All South Georgia vegetable farmer Sam Watson wants when competing against Mexican imports is a level playing field. Right now, that does not exist and has the Moultrie, Georgia farmer concerned about the future of the American farmer.
“When you look at what we have to do from our cost of production standpoint and you look at our labor costs mainly, where we have to pay (hourly) H-2A wages that are in the $12 range and yet you can go to Mexico and have the same labor down there and pay $8 a day on the high end; and then there’s no regulatory environment,” Watson said.
“You don’t have EPD and Department of Agriculture and FDA and OSHA. The food safety requirements exist on this side, but do we know how much of that is being regulated on their side? The whole regulatory environment is different.”
Watson was one of many Georgia farmers and Florida farmers who testified in virtual hearings with the U.S. Trade Representative’s Office about unfair trade practices with Mexico. All who testified voiced similar concerns that they are unable to compete now and in the future.
Not a Level Playing Field
“It’s a totally different playing field. If I didn’t have to pay but $8 a day, I could do a whole lot better job probably when it comes to quality and harvesting and that kind of stuff,” Watson said. “They’ve got state of the art facilities down there that we can’t compete with. The government is subsidizing those guys down there. Their government is pumping a ton of money into economic development and growing that sector of their economy down there.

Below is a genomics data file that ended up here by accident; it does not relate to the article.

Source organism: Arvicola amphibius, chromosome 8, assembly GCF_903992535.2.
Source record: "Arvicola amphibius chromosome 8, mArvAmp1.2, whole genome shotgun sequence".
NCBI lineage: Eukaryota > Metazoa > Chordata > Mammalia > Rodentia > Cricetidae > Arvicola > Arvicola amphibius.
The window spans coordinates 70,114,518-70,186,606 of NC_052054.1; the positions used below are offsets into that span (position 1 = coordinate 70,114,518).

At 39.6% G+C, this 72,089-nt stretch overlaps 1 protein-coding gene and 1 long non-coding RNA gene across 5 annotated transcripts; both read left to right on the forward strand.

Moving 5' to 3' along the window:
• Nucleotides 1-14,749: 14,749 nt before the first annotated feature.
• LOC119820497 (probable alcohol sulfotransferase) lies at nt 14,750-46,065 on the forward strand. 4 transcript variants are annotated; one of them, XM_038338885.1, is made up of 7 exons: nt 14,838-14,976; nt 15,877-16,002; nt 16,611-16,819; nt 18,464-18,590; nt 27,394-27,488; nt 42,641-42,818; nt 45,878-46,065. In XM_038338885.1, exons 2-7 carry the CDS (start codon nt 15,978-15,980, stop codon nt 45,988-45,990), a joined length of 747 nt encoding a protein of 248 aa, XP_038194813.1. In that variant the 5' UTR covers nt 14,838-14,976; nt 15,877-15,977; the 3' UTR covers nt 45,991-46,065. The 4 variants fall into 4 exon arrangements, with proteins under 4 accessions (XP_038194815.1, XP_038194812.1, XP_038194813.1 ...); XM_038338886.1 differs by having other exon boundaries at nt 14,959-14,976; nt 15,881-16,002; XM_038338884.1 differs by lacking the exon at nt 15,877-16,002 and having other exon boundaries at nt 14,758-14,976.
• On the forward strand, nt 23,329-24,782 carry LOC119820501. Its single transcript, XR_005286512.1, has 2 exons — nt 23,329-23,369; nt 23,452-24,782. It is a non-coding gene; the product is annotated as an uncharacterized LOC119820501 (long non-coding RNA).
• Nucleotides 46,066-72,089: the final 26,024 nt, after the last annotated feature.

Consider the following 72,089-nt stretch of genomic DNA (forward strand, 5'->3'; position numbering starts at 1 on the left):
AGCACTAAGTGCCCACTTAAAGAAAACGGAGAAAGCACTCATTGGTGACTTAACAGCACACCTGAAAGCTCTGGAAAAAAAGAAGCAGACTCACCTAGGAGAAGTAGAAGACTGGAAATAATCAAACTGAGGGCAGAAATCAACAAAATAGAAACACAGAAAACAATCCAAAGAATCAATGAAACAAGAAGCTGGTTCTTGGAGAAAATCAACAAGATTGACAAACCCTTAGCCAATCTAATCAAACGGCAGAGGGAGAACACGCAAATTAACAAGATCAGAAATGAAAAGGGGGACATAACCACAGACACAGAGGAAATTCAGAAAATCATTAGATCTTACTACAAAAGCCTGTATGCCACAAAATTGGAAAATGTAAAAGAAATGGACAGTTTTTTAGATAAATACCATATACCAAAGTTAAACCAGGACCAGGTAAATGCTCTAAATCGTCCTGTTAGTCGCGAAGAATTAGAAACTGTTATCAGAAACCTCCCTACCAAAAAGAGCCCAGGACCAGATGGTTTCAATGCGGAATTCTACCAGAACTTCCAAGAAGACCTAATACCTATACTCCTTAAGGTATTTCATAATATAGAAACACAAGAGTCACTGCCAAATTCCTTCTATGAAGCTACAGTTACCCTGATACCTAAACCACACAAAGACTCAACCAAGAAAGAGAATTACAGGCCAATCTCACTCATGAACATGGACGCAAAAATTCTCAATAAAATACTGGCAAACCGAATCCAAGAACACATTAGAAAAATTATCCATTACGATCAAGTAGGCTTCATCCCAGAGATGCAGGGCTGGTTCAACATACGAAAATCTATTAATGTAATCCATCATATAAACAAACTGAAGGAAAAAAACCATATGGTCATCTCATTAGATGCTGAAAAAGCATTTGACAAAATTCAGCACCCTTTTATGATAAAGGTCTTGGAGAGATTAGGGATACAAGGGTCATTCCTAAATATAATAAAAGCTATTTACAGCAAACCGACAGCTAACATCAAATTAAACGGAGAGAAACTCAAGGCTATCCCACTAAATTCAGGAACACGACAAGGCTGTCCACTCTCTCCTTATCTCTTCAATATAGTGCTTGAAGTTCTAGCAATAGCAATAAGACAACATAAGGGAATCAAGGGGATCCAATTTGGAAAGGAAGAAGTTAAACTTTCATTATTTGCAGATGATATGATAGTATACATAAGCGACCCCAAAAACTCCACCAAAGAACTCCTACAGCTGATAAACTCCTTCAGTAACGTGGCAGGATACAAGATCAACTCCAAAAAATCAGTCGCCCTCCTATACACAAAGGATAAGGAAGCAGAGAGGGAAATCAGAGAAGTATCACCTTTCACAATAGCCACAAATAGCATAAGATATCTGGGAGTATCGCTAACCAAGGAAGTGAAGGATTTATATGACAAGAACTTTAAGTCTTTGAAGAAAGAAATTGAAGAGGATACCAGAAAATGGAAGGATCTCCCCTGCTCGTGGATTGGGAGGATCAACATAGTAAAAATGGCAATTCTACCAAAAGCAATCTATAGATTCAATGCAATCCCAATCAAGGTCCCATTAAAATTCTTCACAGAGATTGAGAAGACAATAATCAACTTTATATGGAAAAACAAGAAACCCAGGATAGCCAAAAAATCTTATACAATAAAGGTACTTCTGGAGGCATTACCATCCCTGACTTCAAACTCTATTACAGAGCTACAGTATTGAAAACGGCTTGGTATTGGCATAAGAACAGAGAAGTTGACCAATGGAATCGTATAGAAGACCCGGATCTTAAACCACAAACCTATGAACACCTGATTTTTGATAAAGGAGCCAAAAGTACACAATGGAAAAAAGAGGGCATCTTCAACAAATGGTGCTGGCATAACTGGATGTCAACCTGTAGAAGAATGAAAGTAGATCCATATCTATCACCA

“You’ve got cost of production, you’ve got regulatory environment and you’ve got subsidies. When you put all of that together; the cost of production continues to go up. Our regulatory environment continues to get worse. Our labor costs continue to go up.
“You reach a point where it’s just not worth it anymore.”
Federal agencies responded to the hearings with a plan to help farmers of seasonal and perishable fruits and vegetables, including those from Georgia and Florida. Click here to view details of the plan.
“We’re not saying we want to stop the production. We just want there to be a level playing field. They shouldn’t be sending product into the United States of America open on a $16 squash market. That’s called dumping. I’ve got evidence of it,” Watson said. “That happens all the time.”